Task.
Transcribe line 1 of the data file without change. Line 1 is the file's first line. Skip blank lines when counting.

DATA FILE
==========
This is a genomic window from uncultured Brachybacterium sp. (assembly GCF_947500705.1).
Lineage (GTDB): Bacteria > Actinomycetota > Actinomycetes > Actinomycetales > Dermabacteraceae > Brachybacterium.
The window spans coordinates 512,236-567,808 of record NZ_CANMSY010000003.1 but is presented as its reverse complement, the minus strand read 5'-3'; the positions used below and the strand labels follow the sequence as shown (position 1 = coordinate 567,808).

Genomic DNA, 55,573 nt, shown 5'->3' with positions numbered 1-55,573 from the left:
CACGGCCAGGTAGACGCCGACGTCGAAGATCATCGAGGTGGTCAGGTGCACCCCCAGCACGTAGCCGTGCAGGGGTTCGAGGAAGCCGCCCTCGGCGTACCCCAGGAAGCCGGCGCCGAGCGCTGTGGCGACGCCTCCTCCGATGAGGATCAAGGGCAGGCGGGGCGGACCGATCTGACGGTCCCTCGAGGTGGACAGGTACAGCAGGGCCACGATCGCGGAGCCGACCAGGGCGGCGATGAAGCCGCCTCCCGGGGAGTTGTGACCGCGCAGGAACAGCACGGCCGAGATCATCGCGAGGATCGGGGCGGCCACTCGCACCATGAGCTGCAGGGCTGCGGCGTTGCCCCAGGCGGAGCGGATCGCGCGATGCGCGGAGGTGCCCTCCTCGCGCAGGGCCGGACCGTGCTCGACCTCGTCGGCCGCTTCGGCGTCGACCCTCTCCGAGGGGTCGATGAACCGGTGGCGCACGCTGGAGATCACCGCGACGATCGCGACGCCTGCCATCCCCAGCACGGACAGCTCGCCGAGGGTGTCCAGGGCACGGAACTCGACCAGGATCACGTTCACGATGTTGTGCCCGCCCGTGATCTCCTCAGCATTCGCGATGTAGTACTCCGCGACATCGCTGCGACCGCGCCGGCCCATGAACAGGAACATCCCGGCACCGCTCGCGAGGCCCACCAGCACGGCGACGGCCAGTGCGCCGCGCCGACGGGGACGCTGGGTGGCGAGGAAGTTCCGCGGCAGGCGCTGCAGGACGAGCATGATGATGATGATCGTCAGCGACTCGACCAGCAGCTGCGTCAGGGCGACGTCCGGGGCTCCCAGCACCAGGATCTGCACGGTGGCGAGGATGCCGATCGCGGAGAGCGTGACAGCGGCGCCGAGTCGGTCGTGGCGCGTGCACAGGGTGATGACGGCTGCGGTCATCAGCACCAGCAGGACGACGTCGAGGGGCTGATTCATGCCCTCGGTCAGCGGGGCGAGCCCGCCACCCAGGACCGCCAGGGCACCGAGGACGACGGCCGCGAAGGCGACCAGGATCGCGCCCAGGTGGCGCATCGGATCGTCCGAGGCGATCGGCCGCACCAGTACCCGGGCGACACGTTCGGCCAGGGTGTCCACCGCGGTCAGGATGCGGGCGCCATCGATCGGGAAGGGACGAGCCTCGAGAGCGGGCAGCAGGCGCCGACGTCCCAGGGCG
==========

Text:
This is a genomic window from uncultured Brachybacterium sp. (assembly GCF_947500705.1).